I think the era of DB plans are pretty much over. What they didn't count on was the number of retirees drawing from it and the length of time
each retiree lives.
It may be over, I agree, but someone forgot to tell the govt. this "news".
Apparently, we (the tax payers) are still paying for it, and probably will continue to do so for decades to comes.
I didn't feel particularly upset about it until recently when the government decided they had to increase the amount employees paid into their pension.
It was probably done to ensure solvency of the plan, given reducing real returns and increasing longevity, etc.

Not to pick on anyone in particular - don't get me wrong - but what, may I ask, is wrong with increasing the employee contribution?
The rest of the workers do that (i.e. majority of private sector employed folks without pension plans).
They make a RRSP contribution and get a corresponding tax deduction.
Contributions to a pension plan have a similar effect.

I see no reason for the employer (i.e. tax-payer) to keep paying an ever increasing share of the pension burden for a sub-section of the working population.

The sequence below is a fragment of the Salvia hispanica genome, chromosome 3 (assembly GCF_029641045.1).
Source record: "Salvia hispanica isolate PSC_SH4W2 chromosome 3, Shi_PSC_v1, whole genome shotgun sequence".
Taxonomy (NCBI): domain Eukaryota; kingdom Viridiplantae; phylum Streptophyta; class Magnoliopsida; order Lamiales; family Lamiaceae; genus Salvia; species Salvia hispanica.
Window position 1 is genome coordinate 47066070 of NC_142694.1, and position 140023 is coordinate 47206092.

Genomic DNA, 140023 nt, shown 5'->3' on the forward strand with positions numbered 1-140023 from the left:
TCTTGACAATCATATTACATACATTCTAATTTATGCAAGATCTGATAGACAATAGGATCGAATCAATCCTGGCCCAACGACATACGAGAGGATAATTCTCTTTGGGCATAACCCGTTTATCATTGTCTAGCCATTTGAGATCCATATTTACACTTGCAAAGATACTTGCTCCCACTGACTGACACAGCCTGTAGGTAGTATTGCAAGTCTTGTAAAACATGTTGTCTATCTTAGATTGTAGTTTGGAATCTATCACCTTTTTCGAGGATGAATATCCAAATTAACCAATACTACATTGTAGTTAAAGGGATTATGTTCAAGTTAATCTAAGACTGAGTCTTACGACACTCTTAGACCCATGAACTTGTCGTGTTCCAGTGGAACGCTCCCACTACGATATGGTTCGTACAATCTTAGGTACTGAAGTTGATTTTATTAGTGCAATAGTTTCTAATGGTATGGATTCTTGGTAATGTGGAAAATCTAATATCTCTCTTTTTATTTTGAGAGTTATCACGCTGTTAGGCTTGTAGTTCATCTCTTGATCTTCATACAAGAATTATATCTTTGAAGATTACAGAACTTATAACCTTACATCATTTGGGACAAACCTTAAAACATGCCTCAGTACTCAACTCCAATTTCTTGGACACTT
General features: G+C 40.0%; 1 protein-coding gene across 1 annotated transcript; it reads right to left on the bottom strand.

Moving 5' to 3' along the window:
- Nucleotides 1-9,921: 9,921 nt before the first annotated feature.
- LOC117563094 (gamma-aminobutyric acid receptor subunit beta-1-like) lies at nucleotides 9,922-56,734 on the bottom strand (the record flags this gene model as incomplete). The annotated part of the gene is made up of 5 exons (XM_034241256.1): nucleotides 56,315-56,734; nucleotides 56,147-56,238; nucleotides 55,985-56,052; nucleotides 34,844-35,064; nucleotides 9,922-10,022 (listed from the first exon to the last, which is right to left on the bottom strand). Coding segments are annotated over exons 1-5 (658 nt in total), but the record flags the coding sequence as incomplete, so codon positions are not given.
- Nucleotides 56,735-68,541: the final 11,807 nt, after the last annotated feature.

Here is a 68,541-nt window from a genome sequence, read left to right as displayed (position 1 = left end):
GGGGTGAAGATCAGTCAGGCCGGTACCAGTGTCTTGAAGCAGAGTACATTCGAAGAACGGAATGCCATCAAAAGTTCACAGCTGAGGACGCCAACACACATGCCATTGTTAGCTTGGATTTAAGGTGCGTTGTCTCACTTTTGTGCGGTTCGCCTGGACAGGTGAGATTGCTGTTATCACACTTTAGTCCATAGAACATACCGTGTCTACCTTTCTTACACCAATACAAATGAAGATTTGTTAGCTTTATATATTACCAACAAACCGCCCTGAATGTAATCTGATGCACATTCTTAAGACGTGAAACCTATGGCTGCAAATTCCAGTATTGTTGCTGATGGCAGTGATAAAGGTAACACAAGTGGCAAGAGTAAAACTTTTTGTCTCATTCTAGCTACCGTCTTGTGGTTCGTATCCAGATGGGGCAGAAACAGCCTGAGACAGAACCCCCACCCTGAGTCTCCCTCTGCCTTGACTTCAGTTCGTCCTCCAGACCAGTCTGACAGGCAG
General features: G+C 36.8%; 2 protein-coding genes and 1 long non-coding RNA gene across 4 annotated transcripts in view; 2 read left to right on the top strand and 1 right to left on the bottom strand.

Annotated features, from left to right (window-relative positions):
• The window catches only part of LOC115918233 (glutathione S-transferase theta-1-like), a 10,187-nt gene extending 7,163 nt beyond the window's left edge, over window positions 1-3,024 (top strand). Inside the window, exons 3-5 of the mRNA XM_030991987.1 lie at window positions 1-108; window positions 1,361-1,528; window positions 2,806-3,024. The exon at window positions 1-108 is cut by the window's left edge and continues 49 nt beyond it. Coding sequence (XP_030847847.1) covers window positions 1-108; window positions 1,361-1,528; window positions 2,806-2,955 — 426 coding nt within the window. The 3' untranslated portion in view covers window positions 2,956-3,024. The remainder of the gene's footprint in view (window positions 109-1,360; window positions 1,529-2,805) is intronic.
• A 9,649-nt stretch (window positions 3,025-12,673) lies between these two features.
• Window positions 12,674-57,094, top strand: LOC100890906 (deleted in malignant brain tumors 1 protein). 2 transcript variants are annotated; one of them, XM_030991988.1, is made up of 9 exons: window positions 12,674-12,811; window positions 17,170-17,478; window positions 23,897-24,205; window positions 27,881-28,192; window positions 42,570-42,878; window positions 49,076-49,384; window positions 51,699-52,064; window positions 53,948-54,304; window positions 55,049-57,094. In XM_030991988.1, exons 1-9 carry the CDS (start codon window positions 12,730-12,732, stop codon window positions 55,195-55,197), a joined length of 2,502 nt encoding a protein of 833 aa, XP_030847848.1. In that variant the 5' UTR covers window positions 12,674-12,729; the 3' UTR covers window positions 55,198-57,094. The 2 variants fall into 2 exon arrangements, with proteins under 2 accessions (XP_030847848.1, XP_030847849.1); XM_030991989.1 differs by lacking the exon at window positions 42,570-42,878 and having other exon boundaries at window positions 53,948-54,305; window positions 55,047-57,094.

When CPP had started running into issues, both the employee and employer contributions were increased.

Regarding the argument around pension being a part of the total compensation, salaries and benefits in the public sector are in line with private sector salaries and benefits these days for similar types of job functions -in fact, if anything, they are quite a bit more generous than what typical small or medium scale organizations can afford for their employees.

Barring a very, very small top pyramid of salaries and benefits (such as bank executives, technology firm partners, etc.) I'd say the public sector is at no particular disadvantage.

Therefore, once you factor in employer DBP contributions and future pension entitlements, that total compensation package becomes behemothly out of whack compared to private sector compensation.

Just think about what it would take for a given 65-yr. old retiree (esp. female) to puchase a guaranteed, inflation indexed income stream (annuity) equal to 70% of the average of the previous 5 best years' salary.
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Thanks for your perspective, Karen.
I agree the govt. dipping into a protected pension plan and using it as an ATM machine is totally wrong.